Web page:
Posts Tagged job
We took a quick look at Gigwalk back in February when it was still in beta. But the app and the service are now out of beta and accepting both gigs and workers.
As a quick reminder, Gigwalk can be described as a casual mobile workforce. As a Gigwalker, you log into your account and see what open short jobs are available around you. These jobs typically pay $3-$7 for a quick walk into a business, snapping a couple pictures, and filling out a quick survey. For business, it’s a great way to crowd source the small data gathering jobs that need to be done. Things like documenting restaurant menus, hours of operation, locations of red light cameras, and product display details. These are the kind of jobs that businesses need done, but traditionally it’s rather expensive to send out a person to gather this data. For the Gigwalkers, it’s a quick and easy way to make a few extra bucks. Do the jobs, they get approved, and you get money via Paypal.
What makes Gigwalk special is that it is perfectly tailored for the mobile user and these short jobs. From the need of these quick data collection jobs, to the integration with the mobile device. It’s one of the best examples of what a mobile platform is really capable of doing to change the way business is done that I’ve seen. The potential here is gigantic.
I had the chance to sit down with Matt Crampton and Ariel Seidman two of the three co-founders of Gigwalk to talk about the platform, and where they hope it will go. Right now, Gigwalk is available in a few major US cities such as San Francisco, New York City, and Philadelphia, but they hope to expand to other cities, and eventually internationally as demand grows.
I asked Matt & Ariel about the typical Gigwalker. Are they doing one job per day or 20? Turns out Gigwalkers run the full gamut. They have one user with over 600 jobs done already. While they have other users that will do the odd job when it’s close to them at lunch or right after work.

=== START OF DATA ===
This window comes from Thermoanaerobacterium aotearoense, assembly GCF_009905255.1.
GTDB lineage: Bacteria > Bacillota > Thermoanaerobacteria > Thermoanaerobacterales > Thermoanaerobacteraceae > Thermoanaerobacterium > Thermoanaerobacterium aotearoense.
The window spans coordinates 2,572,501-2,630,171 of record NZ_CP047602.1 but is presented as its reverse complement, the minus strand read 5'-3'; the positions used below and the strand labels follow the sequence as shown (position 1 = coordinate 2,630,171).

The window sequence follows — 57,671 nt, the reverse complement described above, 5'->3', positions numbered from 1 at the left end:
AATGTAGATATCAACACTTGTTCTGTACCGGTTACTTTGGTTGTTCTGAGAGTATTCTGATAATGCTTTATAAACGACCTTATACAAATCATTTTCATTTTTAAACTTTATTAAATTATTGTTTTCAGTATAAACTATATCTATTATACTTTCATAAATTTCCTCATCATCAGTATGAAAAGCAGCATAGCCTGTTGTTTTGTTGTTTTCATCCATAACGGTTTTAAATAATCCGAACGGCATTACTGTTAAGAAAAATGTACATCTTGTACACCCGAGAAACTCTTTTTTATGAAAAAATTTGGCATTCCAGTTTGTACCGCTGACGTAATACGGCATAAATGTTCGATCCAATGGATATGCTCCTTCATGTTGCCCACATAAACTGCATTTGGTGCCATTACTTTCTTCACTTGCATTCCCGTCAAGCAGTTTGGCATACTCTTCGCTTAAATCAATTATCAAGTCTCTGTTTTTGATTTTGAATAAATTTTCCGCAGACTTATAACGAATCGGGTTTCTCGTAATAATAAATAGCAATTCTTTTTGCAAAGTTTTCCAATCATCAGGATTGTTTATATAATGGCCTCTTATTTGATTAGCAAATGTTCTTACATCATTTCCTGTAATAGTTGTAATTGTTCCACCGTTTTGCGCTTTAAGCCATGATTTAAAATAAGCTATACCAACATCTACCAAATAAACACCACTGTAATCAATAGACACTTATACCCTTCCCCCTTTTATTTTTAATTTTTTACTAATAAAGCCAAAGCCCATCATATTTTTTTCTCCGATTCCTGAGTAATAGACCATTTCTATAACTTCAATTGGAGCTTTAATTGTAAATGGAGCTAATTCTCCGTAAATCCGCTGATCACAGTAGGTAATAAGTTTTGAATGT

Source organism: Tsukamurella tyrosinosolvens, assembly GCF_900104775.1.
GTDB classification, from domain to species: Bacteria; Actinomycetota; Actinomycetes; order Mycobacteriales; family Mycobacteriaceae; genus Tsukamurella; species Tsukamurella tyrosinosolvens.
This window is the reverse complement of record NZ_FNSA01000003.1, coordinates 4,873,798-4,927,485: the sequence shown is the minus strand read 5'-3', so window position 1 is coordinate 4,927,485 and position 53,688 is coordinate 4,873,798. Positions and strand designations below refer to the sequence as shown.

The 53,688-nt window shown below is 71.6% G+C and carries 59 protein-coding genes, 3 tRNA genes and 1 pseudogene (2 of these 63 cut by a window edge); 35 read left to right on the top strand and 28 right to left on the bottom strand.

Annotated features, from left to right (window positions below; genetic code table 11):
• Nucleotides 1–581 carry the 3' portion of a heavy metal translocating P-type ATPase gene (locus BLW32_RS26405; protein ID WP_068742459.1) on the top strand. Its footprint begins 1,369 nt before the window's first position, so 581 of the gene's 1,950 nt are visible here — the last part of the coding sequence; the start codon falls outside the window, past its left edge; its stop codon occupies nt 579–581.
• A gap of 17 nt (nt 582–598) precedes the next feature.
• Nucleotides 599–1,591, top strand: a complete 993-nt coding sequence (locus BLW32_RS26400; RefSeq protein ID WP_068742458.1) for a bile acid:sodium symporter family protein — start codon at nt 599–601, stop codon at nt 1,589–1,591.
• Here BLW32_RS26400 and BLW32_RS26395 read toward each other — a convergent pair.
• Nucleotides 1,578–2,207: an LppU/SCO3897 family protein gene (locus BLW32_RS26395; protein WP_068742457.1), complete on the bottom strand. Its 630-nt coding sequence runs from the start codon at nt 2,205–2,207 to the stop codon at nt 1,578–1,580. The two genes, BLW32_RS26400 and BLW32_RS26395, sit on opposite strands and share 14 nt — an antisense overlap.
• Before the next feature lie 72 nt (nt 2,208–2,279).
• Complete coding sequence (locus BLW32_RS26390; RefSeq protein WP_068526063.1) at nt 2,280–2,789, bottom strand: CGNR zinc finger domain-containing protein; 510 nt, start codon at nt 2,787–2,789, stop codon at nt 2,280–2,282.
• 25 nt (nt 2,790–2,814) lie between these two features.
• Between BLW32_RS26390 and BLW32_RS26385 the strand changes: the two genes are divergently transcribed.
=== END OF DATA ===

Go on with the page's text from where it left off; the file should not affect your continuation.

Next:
Interesting in joining Gigwalk? Start by opening the Gigwalk app and registering or logging in. From there look at the map and see what gigs are available around you. Click one for instructions on getting started. An easy, casual, second job. Work when you want to. Who can’t use a little extra beer money these days? Get walking.
Into Gigwalk? Let us know what you think in the comments. Also, take a look at the great Gigwalking Tips site for some more ideas on what Gigwalking is all about.
By now you’ve probably spent a decent amount of money on iPhone apps, so wouldn’t it be nice if you could make some of that money back?
Well the Field Agent app might be able to help you do just that, claiming to be the first app that actually pays you, the user. By signing up to become an “Agent” you fit into a very simple ecosystem: A “Client” creates a job, the “Agent” (you) completes the job, the client and agent are happy.
What does this mean in the real word? Well, a client is a company or service that has signed up at FieldAgent.net and needs information on competitors, consumers or wants to check whether its products are being correctly sold. The agent is someone who has download the Field Agent app and receives notification that a client needs a job done, carries it out and is paid a small fee for their troubles.
While it sounds very James Bond meets Foursquare, the app and its assignments are for real as far as we can tell and actually do pay. While no explicit information is given as to the purpose or beneficiaries of these “assignments”, it’s a safe bet that most of them are market research for the Fortune 50 clients who back the app.